HIS-20092| The history of the camp

Information about the module and resources for preparation over the summer

Module overview

When we hear the word ‘camp’, we normally think of the Nazi concentration/death camps or the Soviet labour camps. So camps are linked to some of the darkest periods and forces of the 20th century. But think of this: we use the same word about refugee facilities to indicate ‘shelter’ and protection. So what exactly is the camp? And why focus on the modern uses of the camp? For sure camps have existed for millennia, in one form or another. Yet something did change from the late-19th century that made the camps more pervasive, more brutal, and/or more destructive. Why?

The 20th century has been widely seen as a ‘dark’ period, where the forces of modernity were combined with sovereign political power to produce new, unprecedentedly brutal and destructive technologies of violence. This violence has taken place in specific, physically and socially demarcated spaces, usually invisible to, or deliberately concealed from, the rest of society.
Such dedicated ‘spaces of violence’ have always existed - in the form of detention and confinement facilities (for example, prison, asylums, labour camps). However, starting from the late-19th century and continuing into the 20th century, modernity supplied a set of very different, much more extreme technologies of confinement, punishment, and retribution.
This module will examine the origins and (modern) history of the modern camp, exploring a range of theoretical perspectives and case studies from the last hundred years. The first two weeks deal with theoretical approaches and tools for the analysis of camps. The rest of the module is organised chronologically, with each week focused on a specific place and theme.

Weekly themes

The camp in history
Some theory: modernity, discipline, and the ‘state of exception
Colonial camps: laboratory of the modern camps?
The Soviet GULAG system
The Nazi camp system
Internment camps in WW1 and WW2
Cold War (1): the camps of the Khmer Rouge in Cambodia
Cold War (2): camps and detention centres in Latin America
The refugee camp: shelter or prison?
Refugee camps as spaces of violence: Shatila (1982) and Srebrenica (1995)
Democracies and the uses of the camp

The camp in history: introduction
Modernity, discipline, and the ‘state of exception’
Colonial camps: laboratory of the modern camp?
The Soviet GULAG camp system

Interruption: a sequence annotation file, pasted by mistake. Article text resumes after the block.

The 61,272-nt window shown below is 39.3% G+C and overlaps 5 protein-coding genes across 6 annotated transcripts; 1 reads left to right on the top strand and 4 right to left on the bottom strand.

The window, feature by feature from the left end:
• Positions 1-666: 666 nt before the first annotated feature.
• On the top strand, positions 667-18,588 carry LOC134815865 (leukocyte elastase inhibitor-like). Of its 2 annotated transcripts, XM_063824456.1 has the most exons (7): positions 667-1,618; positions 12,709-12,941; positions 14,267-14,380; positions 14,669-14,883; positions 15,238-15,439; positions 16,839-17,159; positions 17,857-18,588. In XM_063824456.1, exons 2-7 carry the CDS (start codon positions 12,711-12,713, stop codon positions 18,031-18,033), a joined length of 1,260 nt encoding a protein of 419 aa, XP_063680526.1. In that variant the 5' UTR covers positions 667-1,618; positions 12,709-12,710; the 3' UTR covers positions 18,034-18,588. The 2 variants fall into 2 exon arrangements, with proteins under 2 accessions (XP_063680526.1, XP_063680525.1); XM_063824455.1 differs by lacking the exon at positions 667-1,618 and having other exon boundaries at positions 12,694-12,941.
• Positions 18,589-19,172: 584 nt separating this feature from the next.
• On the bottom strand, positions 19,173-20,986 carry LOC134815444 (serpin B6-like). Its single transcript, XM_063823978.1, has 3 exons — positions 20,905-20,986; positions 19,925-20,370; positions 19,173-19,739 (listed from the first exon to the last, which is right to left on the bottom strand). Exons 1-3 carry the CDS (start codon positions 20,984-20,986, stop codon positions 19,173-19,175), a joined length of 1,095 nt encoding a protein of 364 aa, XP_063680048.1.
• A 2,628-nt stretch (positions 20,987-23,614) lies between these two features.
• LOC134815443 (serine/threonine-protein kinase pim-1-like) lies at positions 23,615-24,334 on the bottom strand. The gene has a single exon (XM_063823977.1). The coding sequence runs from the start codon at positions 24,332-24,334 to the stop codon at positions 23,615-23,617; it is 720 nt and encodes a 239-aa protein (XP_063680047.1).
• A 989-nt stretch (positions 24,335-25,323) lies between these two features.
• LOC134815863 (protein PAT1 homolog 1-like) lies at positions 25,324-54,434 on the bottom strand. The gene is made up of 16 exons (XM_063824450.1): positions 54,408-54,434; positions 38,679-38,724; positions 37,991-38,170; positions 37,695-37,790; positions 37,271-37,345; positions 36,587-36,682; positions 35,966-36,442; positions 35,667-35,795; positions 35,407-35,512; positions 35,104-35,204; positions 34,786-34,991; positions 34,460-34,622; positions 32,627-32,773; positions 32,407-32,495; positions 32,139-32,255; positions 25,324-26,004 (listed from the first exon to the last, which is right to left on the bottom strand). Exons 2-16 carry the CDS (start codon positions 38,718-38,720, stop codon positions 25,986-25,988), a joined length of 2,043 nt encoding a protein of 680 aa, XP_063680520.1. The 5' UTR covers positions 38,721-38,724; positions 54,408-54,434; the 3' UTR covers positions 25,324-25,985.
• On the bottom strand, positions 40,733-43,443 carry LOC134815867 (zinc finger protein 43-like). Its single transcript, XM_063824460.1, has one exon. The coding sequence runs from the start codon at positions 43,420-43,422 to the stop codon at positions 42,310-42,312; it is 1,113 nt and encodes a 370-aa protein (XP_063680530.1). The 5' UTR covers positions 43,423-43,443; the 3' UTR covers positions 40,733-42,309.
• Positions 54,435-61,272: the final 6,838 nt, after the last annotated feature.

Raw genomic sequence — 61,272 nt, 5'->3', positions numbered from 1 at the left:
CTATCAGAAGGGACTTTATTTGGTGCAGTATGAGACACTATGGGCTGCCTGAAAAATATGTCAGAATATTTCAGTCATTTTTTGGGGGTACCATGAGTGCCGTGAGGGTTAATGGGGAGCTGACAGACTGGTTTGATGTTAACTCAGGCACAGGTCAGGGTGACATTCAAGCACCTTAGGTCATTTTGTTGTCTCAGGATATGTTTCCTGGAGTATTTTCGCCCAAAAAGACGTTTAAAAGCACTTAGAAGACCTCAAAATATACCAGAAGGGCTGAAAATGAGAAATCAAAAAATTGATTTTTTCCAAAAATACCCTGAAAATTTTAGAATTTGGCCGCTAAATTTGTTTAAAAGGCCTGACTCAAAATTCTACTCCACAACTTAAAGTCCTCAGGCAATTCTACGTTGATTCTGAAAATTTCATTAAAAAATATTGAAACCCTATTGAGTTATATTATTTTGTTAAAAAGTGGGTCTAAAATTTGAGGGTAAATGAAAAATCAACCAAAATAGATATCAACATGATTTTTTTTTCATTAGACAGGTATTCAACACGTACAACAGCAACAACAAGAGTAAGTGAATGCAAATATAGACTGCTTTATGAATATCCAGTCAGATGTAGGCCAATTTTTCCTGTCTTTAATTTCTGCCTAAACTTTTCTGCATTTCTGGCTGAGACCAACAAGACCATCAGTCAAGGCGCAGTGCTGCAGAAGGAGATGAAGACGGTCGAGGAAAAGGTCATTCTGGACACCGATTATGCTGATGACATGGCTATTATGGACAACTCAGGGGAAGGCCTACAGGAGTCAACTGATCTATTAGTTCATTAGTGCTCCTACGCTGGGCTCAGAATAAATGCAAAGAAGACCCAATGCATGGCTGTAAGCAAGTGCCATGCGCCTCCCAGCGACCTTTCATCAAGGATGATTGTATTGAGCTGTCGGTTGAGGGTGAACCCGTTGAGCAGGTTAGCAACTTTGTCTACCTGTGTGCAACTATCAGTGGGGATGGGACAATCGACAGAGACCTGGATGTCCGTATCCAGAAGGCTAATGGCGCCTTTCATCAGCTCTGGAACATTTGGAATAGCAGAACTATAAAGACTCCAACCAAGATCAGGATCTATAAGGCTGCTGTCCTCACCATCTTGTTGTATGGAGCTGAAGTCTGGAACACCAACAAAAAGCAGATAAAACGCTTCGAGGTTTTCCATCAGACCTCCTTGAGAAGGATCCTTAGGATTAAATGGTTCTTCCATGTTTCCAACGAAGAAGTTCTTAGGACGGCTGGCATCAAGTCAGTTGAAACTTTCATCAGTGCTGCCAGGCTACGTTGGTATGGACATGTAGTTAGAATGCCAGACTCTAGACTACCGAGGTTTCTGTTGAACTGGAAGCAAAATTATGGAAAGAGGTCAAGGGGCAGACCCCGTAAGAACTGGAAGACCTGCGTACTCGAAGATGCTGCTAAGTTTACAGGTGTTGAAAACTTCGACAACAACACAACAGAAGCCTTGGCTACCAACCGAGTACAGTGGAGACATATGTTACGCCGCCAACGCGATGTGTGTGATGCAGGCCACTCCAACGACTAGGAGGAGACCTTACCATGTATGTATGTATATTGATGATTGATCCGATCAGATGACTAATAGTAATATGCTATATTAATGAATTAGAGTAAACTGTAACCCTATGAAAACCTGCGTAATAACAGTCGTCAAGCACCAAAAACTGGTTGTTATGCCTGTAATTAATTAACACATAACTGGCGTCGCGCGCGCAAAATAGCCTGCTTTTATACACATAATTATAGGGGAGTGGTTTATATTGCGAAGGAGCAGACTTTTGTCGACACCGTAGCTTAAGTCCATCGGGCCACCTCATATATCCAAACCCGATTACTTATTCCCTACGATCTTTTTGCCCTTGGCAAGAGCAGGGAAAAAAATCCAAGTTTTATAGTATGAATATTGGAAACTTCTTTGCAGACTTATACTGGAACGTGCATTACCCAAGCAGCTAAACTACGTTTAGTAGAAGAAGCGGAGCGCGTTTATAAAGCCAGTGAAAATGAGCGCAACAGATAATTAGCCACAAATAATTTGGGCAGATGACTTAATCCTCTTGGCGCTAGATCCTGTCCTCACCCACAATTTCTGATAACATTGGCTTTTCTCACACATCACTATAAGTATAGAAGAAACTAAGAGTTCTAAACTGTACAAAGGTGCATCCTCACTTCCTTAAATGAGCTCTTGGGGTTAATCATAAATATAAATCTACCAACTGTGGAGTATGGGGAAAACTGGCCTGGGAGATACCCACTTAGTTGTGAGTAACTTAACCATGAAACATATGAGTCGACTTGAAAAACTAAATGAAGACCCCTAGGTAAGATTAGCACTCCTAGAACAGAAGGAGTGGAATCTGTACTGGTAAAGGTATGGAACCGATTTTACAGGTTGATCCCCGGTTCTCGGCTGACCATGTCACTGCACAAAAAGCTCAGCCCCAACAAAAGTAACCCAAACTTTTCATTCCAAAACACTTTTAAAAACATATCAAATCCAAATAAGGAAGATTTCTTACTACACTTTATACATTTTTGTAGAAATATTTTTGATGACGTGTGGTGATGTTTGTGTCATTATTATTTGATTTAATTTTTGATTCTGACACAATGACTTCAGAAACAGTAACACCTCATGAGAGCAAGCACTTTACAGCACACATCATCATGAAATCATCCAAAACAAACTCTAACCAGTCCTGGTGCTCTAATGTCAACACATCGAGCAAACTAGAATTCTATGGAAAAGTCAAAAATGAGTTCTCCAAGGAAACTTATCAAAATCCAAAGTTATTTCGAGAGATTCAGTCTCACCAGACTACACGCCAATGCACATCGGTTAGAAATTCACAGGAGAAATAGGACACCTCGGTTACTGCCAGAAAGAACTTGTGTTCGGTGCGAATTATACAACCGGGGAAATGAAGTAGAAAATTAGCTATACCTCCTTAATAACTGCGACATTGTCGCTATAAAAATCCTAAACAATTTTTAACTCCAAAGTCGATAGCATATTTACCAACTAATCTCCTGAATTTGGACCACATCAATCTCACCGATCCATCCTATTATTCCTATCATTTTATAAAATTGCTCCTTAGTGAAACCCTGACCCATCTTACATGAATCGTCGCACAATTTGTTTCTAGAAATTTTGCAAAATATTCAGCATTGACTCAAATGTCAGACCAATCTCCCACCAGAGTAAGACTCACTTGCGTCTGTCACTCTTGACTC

The Nazi camp system
Internment camps in WW1 and WW2
Cold War (1): the camps of the Khmer Rouge
Cold War (2): Camps and detention centres in Latin America
The refugee camp: shelter or prison?
Refugee camp as space of violence: Shatila (1982) and Srebrenica (1995)
Democracies and the uses of the camp


Portfolio: 40% [c. 2000 words in total]
The portfolio is a series of small tasks, to be completed every two weeks. These vary from commenting on a source (text or image) to creating an exhibition on a camp chosen by you to recording to writing a review of a secondary/online source to producing a short slideshow.
Take-home exam: 60% [c. 2000 words in total]
This is a 24-hour exam paper featuring a combination of theoretical/comparative questions and textual/visual sources to comment on.

If you want a head start...

You do not need to do any reading ahead of the module. However it is always helpful to do a little bit of reading and thinking ahead of the beginning of the module. If you are curious, try the following.


Items in bold are very highly recommended and will be used extensively in the course of the module.
Stone, Dan. Concentration Camps: A Short History. Oxford University Press, 2017.
Møller, Bjorn. Refugees, Prisoners and Camps. Cham: Springer, 2014.
Manz, Stefan, Panikos Panayi, and Matthew Stibbe, eds. Internment During the First World War: A Mass Global Phenomenon. London and New York: Routledge, 2018.
Wachsmann, Nikolaus, and Jane Caplan, eds. Concentration Camps in Nazi Germany: The New Histories. London and New York: Routledge, 2009.
Mühlhahn, Klaus. “The Concentration Camp in Global Historical Perspective.” History Compass 8 (2010): 543–61.
Totten, Samuel, and WIlliam S Parsons, eds. Centuries of Genocide: Essays and Eyewitness Accounts. London and New York: Routledge, 2013.

Think about ...

Why are we using the same word (‘camp’) for something as brutal as a concentration or a death facility and a refugee space?
Are camps prisons? Are prisons camps?
How important are the following standard features in a camp
a demarcated space, usually with a wall or fence?
a watch tower?
the camp’s hierarchy?
Are the modern uses of the camp different to earlier historical periods?
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